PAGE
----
Monday, April 9, 2012

Kaczor on the Intimacy Argument

Dennis O'Brien writes:

“The pregnant woman’s womb is not just a geographic location for an independent entity that would be the same if it were located someplace else.” To deny this reality is to reduce the pregnant woman to a “container.”
Christopher Kaczor replies:
The intimacy argument, as articulated by O’Brien, begs an important question: Why should independent moral status require independent physical status? We don’t think that one conjoined twin may licitly or legally authorize a third party to kill her conjoined sister in order to terminate their intimate relationship.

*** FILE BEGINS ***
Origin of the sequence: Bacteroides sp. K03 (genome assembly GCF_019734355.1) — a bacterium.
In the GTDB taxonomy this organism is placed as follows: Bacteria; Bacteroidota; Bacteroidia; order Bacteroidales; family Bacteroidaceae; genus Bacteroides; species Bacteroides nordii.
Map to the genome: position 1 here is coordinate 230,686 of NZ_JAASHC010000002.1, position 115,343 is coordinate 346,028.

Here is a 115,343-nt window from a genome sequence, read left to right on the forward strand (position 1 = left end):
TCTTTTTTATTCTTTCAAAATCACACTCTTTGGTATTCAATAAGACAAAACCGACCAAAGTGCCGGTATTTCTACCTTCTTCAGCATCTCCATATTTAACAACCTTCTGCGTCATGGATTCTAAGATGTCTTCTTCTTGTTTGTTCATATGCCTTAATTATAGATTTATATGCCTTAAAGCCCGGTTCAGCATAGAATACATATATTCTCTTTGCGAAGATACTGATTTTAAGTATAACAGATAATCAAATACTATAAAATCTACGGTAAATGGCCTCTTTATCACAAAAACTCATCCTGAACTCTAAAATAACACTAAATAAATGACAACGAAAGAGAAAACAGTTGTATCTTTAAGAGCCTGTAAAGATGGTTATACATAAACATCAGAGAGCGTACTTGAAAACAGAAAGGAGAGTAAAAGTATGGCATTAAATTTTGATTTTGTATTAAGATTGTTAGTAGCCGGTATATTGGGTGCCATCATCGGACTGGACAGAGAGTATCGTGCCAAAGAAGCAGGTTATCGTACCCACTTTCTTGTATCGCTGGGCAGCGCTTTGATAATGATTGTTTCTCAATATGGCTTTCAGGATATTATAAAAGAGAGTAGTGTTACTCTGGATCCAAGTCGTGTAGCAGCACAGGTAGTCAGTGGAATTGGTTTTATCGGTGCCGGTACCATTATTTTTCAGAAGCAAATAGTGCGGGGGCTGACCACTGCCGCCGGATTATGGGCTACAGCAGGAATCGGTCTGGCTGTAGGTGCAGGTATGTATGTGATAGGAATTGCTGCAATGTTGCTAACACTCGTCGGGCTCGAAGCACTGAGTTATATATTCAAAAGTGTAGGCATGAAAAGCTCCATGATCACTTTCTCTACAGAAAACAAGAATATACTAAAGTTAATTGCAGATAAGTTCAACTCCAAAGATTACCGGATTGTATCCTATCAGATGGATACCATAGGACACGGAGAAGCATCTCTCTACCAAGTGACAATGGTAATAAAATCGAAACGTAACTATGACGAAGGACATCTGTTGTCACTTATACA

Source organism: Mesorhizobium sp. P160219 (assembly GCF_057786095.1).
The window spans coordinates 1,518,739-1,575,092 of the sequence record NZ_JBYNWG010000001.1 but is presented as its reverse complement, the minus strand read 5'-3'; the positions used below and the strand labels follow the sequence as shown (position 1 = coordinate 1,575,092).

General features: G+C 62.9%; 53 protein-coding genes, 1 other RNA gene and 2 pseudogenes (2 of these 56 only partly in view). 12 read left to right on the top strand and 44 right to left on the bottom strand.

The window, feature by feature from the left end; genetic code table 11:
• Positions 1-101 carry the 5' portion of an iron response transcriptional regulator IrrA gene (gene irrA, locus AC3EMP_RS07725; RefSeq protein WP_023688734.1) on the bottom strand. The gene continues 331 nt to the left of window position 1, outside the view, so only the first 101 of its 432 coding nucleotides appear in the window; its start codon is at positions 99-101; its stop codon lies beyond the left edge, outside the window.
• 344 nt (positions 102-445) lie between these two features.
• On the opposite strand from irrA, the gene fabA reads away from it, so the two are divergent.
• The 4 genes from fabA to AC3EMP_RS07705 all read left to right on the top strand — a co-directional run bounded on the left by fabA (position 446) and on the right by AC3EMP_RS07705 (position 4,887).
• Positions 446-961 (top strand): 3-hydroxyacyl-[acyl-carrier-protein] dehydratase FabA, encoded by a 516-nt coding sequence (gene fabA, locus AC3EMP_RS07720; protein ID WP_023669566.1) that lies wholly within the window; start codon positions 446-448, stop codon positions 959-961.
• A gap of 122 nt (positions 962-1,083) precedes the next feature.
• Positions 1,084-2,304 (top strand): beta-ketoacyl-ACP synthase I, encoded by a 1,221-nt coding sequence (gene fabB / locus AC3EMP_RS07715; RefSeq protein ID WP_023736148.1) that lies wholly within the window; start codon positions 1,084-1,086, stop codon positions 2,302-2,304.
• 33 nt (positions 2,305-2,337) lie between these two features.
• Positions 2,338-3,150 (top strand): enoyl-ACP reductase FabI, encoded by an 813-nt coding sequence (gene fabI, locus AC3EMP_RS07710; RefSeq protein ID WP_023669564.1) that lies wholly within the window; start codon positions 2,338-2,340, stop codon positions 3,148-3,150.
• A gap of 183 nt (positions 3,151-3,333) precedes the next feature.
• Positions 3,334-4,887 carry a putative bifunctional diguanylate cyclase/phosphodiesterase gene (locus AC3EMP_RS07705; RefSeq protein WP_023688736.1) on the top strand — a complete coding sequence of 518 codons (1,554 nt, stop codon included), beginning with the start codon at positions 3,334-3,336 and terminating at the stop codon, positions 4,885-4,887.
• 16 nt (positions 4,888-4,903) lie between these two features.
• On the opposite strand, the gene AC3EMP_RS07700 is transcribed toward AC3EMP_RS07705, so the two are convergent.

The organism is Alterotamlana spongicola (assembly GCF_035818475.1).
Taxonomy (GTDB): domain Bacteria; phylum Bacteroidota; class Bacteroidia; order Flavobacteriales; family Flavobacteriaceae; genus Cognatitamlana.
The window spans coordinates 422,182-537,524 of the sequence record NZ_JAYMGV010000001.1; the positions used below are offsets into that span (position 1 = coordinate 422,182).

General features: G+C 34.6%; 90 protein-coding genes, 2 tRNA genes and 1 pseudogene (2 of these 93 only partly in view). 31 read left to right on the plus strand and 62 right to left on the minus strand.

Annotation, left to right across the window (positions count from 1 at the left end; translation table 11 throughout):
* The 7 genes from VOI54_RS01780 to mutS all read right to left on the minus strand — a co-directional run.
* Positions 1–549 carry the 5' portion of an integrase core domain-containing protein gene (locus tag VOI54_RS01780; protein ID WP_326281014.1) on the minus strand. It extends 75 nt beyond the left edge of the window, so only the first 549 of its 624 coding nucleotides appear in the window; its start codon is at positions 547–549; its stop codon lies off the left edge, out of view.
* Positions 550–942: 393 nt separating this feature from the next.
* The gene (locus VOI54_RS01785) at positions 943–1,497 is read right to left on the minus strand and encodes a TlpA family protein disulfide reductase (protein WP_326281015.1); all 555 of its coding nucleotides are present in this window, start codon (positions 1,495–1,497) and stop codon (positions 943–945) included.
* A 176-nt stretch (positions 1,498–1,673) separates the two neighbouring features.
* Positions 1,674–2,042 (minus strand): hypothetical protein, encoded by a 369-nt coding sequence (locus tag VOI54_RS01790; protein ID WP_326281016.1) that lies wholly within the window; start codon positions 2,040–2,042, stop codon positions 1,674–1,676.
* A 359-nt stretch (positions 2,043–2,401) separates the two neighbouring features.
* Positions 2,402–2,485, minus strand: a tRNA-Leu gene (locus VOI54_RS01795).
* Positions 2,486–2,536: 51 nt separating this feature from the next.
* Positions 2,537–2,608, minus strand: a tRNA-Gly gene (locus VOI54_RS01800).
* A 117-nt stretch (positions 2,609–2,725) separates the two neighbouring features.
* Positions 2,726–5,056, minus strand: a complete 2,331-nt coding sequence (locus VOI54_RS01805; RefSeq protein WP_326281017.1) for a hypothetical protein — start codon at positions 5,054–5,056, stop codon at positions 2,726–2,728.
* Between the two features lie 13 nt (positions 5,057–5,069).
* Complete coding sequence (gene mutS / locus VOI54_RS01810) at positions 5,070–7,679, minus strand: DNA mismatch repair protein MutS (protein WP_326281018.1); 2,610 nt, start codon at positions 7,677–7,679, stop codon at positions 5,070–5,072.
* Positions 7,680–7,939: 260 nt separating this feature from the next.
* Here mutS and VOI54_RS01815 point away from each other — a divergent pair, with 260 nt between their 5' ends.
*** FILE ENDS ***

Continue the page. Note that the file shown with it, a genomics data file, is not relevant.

Indeed, the intimate relationship that always exists in pregnancy is a powerful argument against abortion. Every human fetus is a mammal, and every mammal has a mother. Sound ethical reasoning and just laws hold that human mothers and fathers have serious duties to care for and, above all, not harm their own dependent progeny. So, the intimate relationship that exists in every pregnancy gives rise to the duty of the mother not to harm her own child prior to or after birth, including by prematurely ending the child’s life. Precisely because an expectant woman is a mother rather than a mere container, she has duties to her dependent unborn child.

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